I have many reasons, but perhaps the most compelling is the depth of connection I feel with nature during an experience of total immersion. For me, it takes a week or so of being out, but I can physically feel my body unwinding. The compulsive thought loops of ‘what do I need to be doing right now?’ fall away. I exhale deeply, knowing the only thing I need to do is walk.
The reduction in external input when I’m deep in the wilderness helps me to notice more of what’s around me. Instead of the constant distraction of my own thoughts, I pay more attention to the surroundings. I notice the changing landscape and the weather patterns because they directly impact my experience. I feel the pressure changes of a storm coming before I even see it.
There is space to just be. My mind needs that openness, that white space. I am never more creative than I am while on a long distance hike. I become the truest version of myself. I see this in others as well. They tap into their deepest desires and potential. Creative projects and business ideas are born.
On a 3000 mile walk, I find a different level of presence than I experience in my ‘everyday life’ and that’s what keeps me coming back for more every summer.
If you’re interested in following the adventure or preparing for your own long adventure, I’ll be logging my progress on Instagram (@katiegerber) and on my website.
Food is the through line for me. The growing, the preparing, the consuming, the sharing, and the downstream effects of those things–both on my own health, the health of others, and the health of our environment.
Food is, and always has been, a central part of my life, whether I wanted it to be or not. I write about it, I talk about it, I coach about it. I’ve been on and off of diets (though I never admitted to myself that my strict food rules were diets). I grew up in farm country and worked summer jobs at an agricultural research center. I operated an organic market garden for a season. I worked as a pastry chef, and in restaurants, preparing food for a living. I built wood-fired ovens and hosted community dinners. I’ve always loved the practice of growing food. Hands in the Earth: planting, tending, harvesting. The beauty of simply prepared real food captivates not just my stomach, but my eyes, my mind, and my soul.
But the things is, for most of my life, my relationship with food has been far from serene and charmed. I share this story because food is central life, and the way we relate to food matters. Because how we relate to food is, in many ways, how we relate to all aspects of our lives. Whether that’s from a place of ease, flow, and joy, or from a place of shame, guilt, and restriction.
Your relationship to food, and in turn, to your body, can impact your:
*peace of mind
*ability to carry out your work in this world
*overall quality of life
Whether we acknowledge it or not, we all have a relationship to food. And, outside of the eating disorder community, I don’t think the impact of our day-to-day relationship with food is acknowledged enough. Full blown eating disorders are destructive, to say the least, but I also want to address the more subtle, nuanced feelings and behaviors around food that shape our lives every single day.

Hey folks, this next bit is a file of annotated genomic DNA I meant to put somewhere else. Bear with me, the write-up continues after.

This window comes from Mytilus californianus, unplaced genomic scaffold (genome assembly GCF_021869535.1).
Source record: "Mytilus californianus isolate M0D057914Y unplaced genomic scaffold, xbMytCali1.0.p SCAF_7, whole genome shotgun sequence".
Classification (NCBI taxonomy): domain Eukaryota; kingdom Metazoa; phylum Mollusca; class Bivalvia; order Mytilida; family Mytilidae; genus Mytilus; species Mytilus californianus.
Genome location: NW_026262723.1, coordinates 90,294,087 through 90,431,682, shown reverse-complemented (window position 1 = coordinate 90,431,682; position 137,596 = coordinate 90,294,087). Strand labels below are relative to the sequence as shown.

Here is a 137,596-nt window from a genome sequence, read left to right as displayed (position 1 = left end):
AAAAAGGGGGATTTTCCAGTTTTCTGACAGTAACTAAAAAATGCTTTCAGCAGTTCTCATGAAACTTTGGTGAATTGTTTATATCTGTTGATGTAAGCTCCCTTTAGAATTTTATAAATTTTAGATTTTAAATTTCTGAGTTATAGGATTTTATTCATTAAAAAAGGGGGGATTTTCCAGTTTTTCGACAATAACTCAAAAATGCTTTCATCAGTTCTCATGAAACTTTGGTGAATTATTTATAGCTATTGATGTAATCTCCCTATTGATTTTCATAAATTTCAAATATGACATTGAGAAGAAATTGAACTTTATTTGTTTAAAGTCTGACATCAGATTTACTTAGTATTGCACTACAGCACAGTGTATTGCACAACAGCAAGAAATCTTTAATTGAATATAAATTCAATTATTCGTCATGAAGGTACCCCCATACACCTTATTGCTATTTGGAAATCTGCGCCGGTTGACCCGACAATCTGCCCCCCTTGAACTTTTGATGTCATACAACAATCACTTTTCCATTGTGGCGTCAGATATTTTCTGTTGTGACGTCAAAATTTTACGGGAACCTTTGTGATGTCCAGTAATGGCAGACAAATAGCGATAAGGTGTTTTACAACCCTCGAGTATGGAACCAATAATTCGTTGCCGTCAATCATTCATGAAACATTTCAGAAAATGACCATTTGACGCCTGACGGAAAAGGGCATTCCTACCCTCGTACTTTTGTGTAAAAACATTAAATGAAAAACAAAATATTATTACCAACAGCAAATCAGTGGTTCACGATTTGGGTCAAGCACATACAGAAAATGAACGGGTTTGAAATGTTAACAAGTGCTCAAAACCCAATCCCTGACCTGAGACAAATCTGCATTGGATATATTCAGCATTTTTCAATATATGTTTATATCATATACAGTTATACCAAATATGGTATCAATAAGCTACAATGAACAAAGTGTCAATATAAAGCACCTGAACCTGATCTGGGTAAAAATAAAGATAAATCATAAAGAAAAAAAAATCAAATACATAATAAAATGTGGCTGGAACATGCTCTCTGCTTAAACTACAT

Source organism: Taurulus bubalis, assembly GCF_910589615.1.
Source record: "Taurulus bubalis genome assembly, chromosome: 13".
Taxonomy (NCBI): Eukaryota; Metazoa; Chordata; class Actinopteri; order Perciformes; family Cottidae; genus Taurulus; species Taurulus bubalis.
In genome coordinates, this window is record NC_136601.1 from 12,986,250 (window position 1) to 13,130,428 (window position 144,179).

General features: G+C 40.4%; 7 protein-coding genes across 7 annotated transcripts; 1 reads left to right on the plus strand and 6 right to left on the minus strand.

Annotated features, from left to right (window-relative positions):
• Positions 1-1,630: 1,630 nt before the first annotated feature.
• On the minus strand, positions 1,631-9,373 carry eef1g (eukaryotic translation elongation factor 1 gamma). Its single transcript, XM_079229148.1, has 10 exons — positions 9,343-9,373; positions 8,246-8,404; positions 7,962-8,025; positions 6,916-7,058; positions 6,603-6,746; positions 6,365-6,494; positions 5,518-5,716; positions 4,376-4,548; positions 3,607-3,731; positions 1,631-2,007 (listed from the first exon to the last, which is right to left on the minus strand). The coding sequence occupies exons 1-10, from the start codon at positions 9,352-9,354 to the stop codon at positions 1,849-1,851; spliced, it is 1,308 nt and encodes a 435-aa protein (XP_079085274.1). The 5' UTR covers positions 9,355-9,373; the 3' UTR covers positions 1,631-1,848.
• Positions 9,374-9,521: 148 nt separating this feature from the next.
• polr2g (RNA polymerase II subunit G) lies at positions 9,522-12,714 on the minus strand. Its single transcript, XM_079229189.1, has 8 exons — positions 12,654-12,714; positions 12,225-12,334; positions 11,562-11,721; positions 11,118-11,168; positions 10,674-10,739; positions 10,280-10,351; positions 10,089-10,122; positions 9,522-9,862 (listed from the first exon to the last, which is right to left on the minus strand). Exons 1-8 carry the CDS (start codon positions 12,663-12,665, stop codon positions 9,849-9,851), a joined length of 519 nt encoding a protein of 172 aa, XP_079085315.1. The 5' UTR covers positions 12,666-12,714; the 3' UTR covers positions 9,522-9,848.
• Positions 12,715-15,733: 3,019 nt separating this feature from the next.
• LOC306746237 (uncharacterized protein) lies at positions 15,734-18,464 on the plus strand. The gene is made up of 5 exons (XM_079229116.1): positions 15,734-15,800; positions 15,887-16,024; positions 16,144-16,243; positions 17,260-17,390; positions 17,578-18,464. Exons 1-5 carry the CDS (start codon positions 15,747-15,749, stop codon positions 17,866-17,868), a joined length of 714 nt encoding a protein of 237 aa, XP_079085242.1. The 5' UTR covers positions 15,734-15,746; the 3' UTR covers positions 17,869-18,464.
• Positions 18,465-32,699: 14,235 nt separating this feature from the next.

By sharing my story, perhaps you can connect the pieces of your own story. If your relationship with food has ever felt tumultuous (especially in your own mind), know that you’re not alone.
If you have no idea what I mean and you’ve never struggled with food, this post may not resonate. And if you’re here looking for strategies on how to eat and train, hang tight, there will be posts on that again soon. But that’s not the focus of this one.
How we relate to food is a topic that I haven’t written on much, but it’s so central to not just our health and how we perform (which is mostly what I write about), but to our entire lives. You can’t talk about health, performance, and diet without talking about our psychology around food.
I’ve avoided discussing it until now because, honestly, it’s something I struggled with for so long and I carried a lot of shame around the fact that it was a thing for me. But I believe shining light on something dissolves the shame (or it helps, at least). I also delayed writing this because my story is an evolving one. I didn’t feel like I was ‘there’ yet. ‘There’ being… completely neurosis-free eating behaviors and body love perfection? I’m not sure what I imagined the final destination to be. I just knew I wasn’t there. Sounds like the familiar trap of perfectionism.
However, I believe our experiences are what we have to offer. Whether or not we fully see their value, it can be helpful to share those experiences, acknowledging that we’re a work in progress. There is no such thing as perfect. After all, I’m leaps and bounds beyond where I used to be when nearly every bit of my mental energy centered around food: planning, calculating, weighing, measuring, controlling. I may not be neurosis-free, but I’ve learned a few things since then.